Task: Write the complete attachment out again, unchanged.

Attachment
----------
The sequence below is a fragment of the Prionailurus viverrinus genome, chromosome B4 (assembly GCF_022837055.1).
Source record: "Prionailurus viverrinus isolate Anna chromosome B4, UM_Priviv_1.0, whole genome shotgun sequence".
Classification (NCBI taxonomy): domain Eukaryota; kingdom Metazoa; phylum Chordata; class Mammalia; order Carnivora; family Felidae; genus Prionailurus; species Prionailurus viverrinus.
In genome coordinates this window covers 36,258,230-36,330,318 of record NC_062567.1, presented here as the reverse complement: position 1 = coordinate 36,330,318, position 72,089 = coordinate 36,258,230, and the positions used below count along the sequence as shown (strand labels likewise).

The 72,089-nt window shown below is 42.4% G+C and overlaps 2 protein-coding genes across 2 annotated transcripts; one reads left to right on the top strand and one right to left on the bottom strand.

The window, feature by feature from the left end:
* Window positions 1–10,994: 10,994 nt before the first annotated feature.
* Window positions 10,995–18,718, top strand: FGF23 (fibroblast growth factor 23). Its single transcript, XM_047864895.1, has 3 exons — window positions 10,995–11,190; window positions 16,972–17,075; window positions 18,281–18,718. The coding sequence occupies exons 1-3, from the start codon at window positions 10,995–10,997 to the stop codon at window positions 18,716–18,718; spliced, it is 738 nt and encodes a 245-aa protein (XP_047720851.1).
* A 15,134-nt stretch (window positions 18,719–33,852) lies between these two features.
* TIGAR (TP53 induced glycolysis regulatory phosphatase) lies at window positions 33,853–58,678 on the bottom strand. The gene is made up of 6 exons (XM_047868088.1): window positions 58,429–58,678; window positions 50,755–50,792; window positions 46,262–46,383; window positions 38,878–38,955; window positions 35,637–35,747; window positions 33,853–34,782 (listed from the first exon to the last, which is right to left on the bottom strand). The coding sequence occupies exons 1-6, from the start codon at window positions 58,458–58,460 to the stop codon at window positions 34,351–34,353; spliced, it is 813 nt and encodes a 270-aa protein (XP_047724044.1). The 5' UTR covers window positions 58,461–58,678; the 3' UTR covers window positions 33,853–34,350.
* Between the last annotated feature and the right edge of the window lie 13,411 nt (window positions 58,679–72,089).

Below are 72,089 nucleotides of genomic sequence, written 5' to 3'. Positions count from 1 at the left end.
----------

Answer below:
The sequence below is a fragment of the Prionailurus viverrinus genome, chromosome B4 (assembly GCF_022837055.1).
Source record: "Prionailurus viverrinus isolate Anna chromosome B4, UM_Priviv_1.0, whole genome shotgun sequence".
Classification (NCBI taxonomy): domain Eukaryota; kingdom Metazoa; phylum Chordata; class Mammalia; order Carnivora; family Felidae; genus Prionailurus; species Prionailurus viverrinus.
In genome coordinates this window covers 36,258,230-36,330,318 of record NC_062567.1, presented here as the reverse complement: position 1 = coordinate 36,330,318, position 72,089 = coordinate 36,258,230, and the positions used below count along the sequence as shown (strand labels likewise).

The 72,089-nt window shown below is 42.4% G+C and overlaps 2 protein-coding genes across 2 annotated transcripts; one reads left to right on the top strand and one right to left on the bottom strand.

The window, feature by feature from the left end:
* Window positions 1–10,994: 10,994 nt before the first annotated feature.
* Window positions 10,995–18,718, top strand: FGF23 (fibroblast growth factor 23). Its single transcript, XM_047864895.1, has 3 exons — window positions 10,995–11,190; window positions 16,972–17,075; window positions 18,281–18,718. The coding sequence occupies exons 1-3, from the start codon at window positions 10,995–10,997 to the stop codon at window positions 18,716–18,718; spliced, it is 738 nt and encodes a 245-aa protein (XP_047720851.1).
* A 15,134-nt stretch (window positions 18,719–33,852) lies between these two features.
* TIGAR (TP53 induced glycolysis regulatory phosphatase) lies at window positions 33,853–58,678 on the bottom strand. The gene is made up of 6 exons (XM_047868088.1): window positions 58,429–58,678; window positions 50,755–50,792; window positions 46,262–46,383; window positions 38,878–38,955; window positions 35,637–35,747; window positions 33,853–34,782 (listed from the first exon to the last, which is right to left on the bottom strand). The coding sequence occupies exons 1-6, from the start codon at window positions 58,458–58,460 to the stop codon at window positions 34,351–34,353; spliced, it is 813 nt and encodes a 270-aa protein (XP_047724044.1). The 5' UTR covers window positions 58,461–58,678; the 3' UTR covers window positions 33,853–34,350.
* Between the last annotated feature and the right edge of the window lie 13,411 nt (window positions 58,679–72,089).

Below are 72,089 nucleotides of genomic sequence, written 5' to 3'. Positions count from 1 at the left end.